Croatia’s Drugi Plan and Bulgaria’s Agitprop, two of the leading production outfits in Southeast Europe, have been attached to co-produce the upcoming drama series “Sabre,” a political thriller revolving around the 2003 assassination of Serbian Prime Minister Zoran Djindjic produced by Belgrade-based This and That Productions.
Created by Goran Stanković and Vladimir Tagić, the series will star Serbian-Danish actress Danica Curcic, known to international audiences for her lead role in the Netflix psychological thriller “The Chestnut Man,” as a reporter investigating the shocking murder.
The companies announced the deal on Monday at the Sarajevo Film Festival, where This and That’s “Bad Blood” and Drugi Plan’s “The Silence” were among the top Balkan drama series vying for Heart of Sarajevo TV Awards, which were handed out at a ceremony in the Bosnian capital on Sunday night.
“Sabre” was first pitched in Sarajevo three years ago during the CineLink Drama co-financing forum, where it was named best drama project. Last year the series participated in the Midpoint TV Launch international script and development program.
The series examines Djindjic’s assassination and its political repercussions through the eyes of three characters — the reporter, a police inspector and a young criminal — while following the impact it has on their lives.
Set in 2003, “Sabre” unfolds at a time when Serbia was struggling to emerge from a bloody decade of transition in the former Yugoslavia. Speaking to Variety in Sarajevo, Stanković described the prime minister’s shocking murder in broad daylight as “a turning point to this day for the whole Balkan region,” while Drugi Plan co-founder Nebojša Taraba called it “a JFK moment” for the emerging democracies of the ex-Yugoslavia, including Croatia, adding: “That’s why we love to be a part of this story.”
Taraba’s Zagreb-based company, which sold a majority stake to Beta Film two years ago, is the production outfit behind the political crime thriller “The Paper,” which was acquired by Netflix, and the Croatian-Ukrainian crime drama “The Silence,” which was picked up this year by HBO Max.
He described “Sabre” as a natural fit for the company’s ambitious slate of high-end drama, while pointing to how it reflects a growing desire by the region’s top independent producers to apply the same international co-production model to drama series that have long bolstered the region’s film industries.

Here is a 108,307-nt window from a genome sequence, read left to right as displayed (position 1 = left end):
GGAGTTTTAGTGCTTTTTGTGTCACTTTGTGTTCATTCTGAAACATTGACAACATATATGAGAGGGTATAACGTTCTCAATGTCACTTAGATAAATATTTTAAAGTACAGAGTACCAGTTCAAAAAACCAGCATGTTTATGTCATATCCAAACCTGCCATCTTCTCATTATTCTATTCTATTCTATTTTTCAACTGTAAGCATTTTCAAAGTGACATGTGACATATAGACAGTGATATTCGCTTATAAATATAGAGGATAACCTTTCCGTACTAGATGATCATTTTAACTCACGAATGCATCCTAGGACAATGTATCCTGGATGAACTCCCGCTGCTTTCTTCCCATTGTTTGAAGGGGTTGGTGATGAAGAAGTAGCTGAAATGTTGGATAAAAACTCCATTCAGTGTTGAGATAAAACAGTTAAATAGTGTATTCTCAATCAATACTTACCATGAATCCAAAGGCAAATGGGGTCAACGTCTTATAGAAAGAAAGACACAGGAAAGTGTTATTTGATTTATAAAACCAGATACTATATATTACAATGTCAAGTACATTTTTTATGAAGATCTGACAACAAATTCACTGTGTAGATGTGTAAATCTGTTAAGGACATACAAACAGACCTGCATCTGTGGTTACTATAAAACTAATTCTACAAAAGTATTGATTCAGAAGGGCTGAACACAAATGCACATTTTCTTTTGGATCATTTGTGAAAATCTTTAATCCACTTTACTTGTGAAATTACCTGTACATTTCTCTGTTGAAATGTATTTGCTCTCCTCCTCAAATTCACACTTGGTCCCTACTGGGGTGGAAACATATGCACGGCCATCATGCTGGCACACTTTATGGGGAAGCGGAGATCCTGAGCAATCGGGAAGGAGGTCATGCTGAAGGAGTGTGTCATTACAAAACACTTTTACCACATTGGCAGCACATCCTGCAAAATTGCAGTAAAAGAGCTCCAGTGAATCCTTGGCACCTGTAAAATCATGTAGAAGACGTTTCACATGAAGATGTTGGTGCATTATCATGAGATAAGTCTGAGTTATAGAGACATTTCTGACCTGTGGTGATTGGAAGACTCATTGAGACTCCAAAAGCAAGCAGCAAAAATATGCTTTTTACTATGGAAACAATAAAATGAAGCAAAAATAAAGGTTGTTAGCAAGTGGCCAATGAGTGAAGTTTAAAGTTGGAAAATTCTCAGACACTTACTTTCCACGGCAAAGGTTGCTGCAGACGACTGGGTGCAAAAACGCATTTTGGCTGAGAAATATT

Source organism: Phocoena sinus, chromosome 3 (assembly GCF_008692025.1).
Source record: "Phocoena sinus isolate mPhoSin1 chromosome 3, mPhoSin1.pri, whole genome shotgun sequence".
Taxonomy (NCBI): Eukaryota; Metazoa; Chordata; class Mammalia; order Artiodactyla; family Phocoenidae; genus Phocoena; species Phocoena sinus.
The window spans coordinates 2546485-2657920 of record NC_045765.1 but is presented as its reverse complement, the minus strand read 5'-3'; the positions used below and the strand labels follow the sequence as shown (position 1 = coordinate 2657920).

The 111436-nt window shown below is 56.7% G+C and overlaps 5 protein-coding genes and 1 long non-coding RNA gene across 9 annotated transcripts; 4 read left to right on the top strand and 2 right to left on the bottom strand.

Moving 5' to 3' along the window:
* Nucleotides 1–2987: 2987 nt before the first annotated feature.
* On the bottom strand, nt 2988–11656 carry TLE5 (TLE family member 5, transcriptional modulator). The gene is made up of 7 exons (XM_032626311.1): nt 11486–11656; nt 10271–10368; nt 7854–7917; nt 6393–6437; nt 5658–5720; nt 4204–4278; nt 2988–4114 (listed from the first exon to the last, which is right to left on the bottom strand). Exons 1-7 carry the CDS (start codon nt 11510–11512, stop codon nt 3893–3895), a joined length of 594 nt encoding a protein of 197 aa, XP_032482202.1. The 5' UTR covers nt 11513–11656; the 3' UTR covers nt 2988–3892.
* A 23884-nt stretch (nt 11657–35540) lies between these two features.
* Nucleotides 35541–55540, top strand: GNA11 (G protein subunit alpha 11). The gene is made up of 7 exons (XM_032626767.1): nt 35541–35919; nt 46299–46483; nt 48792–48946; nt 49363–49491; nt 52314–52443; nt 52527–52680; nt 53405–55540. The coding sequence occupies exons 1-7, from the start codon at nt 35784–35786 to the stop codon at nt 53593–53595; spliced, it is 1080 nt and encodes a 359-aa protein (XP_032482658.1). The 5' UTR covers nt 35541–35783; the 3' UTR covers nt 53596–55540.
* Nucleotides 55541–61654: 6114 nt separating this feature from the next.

“The Silence,” for example, was produced by Drugi Plan and Croatian broadcaster HRT in co-production with Beta Film, Russia and Ukraine-based Star Media, Ukraine’s OLL.TV and ZDF/Arte. Other projects on the company’s slate include “Anatomy of a Crime,” a crime drama set in 1960s Yugoslavia co-produced with Serbian production outfit Film Fantastika, and “The Possibility of an Island,” a first-of-its-kind co-production between the Balkans and Scandinavia, which Drugi Plan is co-producing with Iceland’s Grass River.
The co-production with Agitprop comes with the news that “Sabre” will be the first ever international co-production to benefit from a new fund from the Bulgarian National Film Center supporting TV drama, something Martichka Bozhilova, of Sofia-based Agitprop, described as a “pioneering moment” for production in Southeast Europe.
“I am very proud and excited to be part of this pioneering moment, which is the first ever support of any National Film Center in this part of the world for a production of TV series,” she said, crediting her co-producing partners from This and That and Drugi Plan as “a team I believe in.”
“This story opens up very important issues that we need to know about and discuss, and I am very fond to be a part of telling it.”
“Sabre” is produced by Snežana van Houwelingen for This and That Prodctions and co-produced by Nebojša Taraba and Miodrag Sila for Drugi Plan and Martichka Bozhilova for Agitprop, with the support of Serbian public broadcaster RTS, the Bulgarian National Film Center and the European Union’s Creative Europe – MEDIA Program.
Pictured: Goran Stanković (l.) and Vladimir Tagić